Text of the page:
Composers create new music through the application of music theory and tonal harmonies. They may write songs for popular performers, write jingles for advertisements or arrange music for films and television programs. Composers may work in a particular genre, such as classical, jazz or rock. Many are self-employed and face keen competition in the field.
Career Skills and Info
|Degree Level||Bachelor's degree; master's recommended for advancement|
|Degree Field||Music composition|
|Experience||Composers typically train to work in the field beginning at a young age|
|Key Skills||Discipline, communication, perseverance, and musical ability|
|Salary||$49,820 (2015 median annual salary for music directors and composers)|
Source: U.S. Bureau of Labor Statistics
Key career skills for composers include discipline, musical ability (of course) and perseverance. The U.S. Bureau of Labor Statistics (BLS) reports that the median yearly salary for music composers and directors in May 2015 was $49,820. Opportunities for employment were expected to increase by 3%, or slower than average, between 2014 and 2024. Although composing may take place in countless locations, opportunities might be the brightest near large metropolitan areas.
Step 1: Early Music Skills
To be able to create music, composers need to be familiar with music theory and understand how different instruments sound together. Aspiring composers may want to participate in choirs, concerts, bands, solo performances and musicals during their formative years to help them develop aural competency. Additionally, they may want to learn how to play instruments, like the piano or violin, so that they can use instrumental aids when composing music.
- Consider music camp. Camps designed for young people with musical ability can help foster music skills and usually provide classes and lessons for those at various levels. They may also provide aspiring composers with the opportunity to create original works for camp performances.
Find schools that offer these popular programs
- Music Composition and Theory
- Music History and Literature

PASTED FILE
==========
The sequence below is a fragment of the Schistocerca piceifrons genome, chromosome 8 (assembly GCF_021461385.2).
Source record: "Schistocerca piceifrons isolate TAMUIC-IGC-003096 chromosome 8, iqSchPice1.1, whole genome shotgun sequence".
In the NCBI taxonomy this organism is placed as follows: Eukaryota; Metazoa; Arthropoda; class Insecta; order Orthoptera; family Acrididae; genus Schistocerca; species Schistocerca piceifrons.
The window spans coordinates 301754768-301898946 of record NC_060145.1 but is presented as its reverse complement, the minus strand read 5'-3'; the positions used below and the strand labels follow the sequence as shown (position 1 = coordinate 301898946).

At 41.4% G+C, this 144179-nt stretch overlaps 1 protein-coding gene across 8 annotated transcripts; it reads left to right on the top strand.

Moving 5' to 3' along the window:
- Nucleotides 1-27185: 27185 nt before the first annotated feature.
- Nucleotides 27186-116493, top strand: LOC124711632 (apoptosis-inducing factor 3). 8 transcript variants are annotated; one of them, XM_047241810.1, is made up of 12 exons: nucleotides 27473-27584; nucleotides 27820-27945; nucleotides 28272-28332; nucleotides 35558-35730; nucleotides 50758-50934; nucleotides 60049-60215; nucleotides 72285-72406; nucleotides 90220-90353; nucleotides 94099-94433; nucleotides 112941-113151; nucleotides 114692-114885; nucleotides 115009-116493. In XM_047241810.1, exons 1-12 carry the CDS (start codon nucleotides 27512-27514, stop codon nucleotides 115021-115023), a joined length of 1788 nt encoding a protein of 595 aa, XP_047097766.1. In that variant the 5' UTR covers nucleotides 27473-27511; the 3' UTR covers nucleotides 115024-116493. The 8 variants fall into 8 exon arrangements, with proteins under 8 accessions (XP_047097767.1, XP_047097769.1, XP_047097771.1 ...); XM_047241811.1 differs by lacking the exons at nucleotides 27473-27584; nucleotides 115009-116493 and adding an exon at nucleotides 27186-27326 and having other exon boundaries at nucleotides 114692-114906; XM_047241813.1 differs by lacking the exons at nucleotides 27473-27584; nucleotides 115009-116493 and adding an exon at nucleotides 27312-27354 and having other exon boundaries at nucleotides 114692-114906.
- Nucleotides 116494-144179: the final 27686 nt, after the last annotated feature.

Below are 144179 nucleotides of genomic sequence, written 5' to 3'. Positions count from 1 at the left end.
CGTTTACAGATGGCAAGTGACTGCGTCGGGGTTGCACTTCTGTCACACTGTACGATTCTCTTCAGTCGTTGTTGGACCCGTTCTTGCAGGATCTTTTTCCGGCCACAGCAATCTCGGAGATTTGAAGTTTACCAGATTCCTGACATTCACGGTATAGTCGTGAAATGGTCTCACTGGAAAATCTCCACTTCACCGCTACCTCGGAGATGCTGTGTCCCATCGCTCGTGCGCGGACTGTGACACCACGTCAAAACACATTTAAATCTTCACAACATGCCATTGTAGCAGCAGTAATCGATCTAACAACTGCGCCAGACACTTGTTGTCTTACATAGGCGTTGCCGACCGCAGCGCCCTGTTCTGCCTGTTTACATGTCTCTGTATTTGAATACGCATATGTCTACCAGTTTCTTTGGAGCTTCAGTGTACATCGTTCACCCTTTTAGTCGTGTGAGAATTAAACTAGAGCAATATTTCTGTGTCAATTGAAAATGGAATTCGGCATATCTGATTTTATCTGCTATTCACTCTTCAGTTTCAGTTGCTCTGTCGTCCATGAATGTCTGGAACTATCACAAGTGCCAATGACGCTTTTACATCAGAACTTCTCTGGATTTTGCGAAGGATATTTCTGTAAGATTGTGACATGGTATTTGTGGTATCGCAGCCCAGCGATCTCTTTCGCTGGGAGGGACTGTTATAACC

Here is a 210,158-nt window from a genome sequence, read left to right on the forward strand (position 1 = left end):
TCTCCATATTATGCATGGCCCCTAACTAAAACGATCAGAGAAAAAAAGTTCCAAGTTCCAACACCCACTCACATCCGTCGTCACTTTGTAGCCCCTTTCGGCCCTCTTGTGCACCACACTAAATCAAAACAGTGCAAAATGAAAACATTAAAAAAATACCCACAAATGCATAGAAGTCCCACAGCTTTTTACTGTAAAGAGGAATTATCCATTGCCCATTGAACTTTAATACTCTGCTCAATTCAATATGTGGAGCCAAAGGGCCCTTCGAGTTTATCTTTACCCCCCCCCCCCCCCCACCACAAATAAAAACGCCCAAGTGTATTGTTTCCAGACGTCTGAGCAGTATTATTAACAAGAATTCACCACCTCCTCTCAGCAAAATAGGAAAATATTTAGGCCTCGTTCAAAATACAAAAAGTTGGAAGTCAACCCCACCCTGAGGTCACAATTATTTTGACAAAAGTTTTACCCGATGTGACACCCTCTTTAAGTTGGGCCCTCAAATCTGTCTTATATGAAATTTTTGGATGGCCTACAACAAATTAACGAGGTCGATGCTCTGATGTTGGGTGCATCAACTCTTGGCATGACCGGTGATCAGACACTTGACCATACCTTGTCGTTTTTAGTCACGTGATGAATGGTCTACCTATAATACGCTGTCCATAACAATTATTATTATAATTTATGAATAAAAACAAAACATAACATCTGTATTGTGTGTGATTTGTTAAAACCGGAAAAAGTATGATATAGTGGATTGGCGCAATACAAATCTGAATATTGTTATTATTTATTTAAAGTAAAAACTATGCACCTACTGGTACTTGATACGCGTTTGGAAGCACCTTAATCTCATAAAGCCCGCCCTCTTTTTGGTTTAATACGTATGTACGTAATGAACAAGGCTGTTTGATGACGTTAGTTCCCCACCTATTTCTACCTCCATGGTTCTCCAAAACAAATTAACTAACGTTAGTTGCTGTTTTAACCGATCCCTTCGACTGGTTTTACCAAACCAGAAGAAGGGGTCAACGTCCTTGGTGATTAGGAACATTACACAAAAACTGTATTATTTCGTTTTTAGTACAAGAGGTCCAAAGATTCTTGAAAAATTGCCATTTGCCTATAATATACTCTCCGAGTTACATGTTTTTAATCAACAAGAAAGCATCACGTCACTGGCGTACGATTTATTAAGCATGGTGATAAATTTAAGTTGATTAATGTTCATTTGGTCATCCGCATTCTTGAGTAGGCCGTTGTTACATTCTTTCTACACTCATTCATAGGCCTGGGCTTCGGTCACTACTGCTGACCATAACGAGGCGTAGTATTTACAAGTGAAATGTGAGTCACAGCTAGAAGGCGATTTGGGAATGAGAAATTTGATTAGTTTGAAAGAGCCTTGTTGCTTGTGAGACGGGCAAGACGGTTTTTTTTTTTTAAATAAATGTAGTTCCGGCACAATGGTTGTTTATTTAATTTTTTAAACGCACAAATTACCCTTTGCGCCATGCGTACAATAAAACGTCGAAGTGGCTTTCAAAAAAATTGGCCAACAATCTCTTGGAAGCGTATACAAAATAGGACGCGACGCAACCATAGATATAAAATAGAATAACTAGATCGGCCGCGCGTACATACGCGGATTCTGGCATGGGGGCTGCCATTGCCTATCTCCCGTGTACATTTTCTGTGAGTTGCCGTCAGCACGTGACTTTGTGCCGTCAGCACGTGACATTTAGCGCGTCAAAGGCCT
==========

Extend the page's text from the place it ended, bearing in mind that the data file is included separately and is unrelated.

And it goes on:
- Music Merchandising and Management
- Music Pedagogy
- Music Performing
- Musical Conducting
- Musicology and Ethnomusicology
- Piano and Organ
- Stringed Instruments
- Voice and Opera
Step 2: Education
According to the U.S. Bureau of Labor Statistics (BLS), composers typically need a bachelor's degree; however, those who wish to compose popular music typically do not need to meet specific education requirements. Aspiring composers may want to specialize in subjects like composition, songwriting or film scoring. Composition programs often include coursework in music analysis and history, compositional techniques, ear training and conducting.
Most colleges and conservatories require applicants to audition and interview with faculty members. Aspiring composers may also have to turn in their own compositions and scores for evaluation or even discuss their compositions while auditioning. Some conservatories do not require standardized test scores for admission, and many music schools accept students based on their musical skills and background rather than academic accomplishments.
- Participate in an internship. Due to the competitiveness of the field, aspiring composers might pursue internship programs offered by their universities or conservatories to gain experience working with composers and staff. Internships and temporary jobs may also help students build a network of contacts with music producers, record companies, advertising agencies and other industry professionals.
Step 3: Career Counseling
Composers may create music for films, television programs and advertisements; teach; or write songs for performers or musical productions. They might also supervise other composers during the recording process or contract with performers. Some composers might work as music marketers or therapists, producers, performers or conductors.
Because of the variety of career options open to composers, meeting with a career counselor can help students create a map for pursuing their careers. Some colleges and universities even provide career counseling to help students obtain a job upon graduation.
Step 4: Graduate Education
Composers interested in teaching or obtaining advanced training may pursue master's or doctoral degree programs in composition or related areas, which tend to focus on advanced research and analysis. Students in doctoral programs usually write and defend dissertations pertaining to their specialization.
Remember: You'll need an early exposure to music and a bachelor's degree in composition, songwriting, film scoring or another related major to work as a composer. Music composers and directors overall earn a median salary of $49,820, as of May 2015.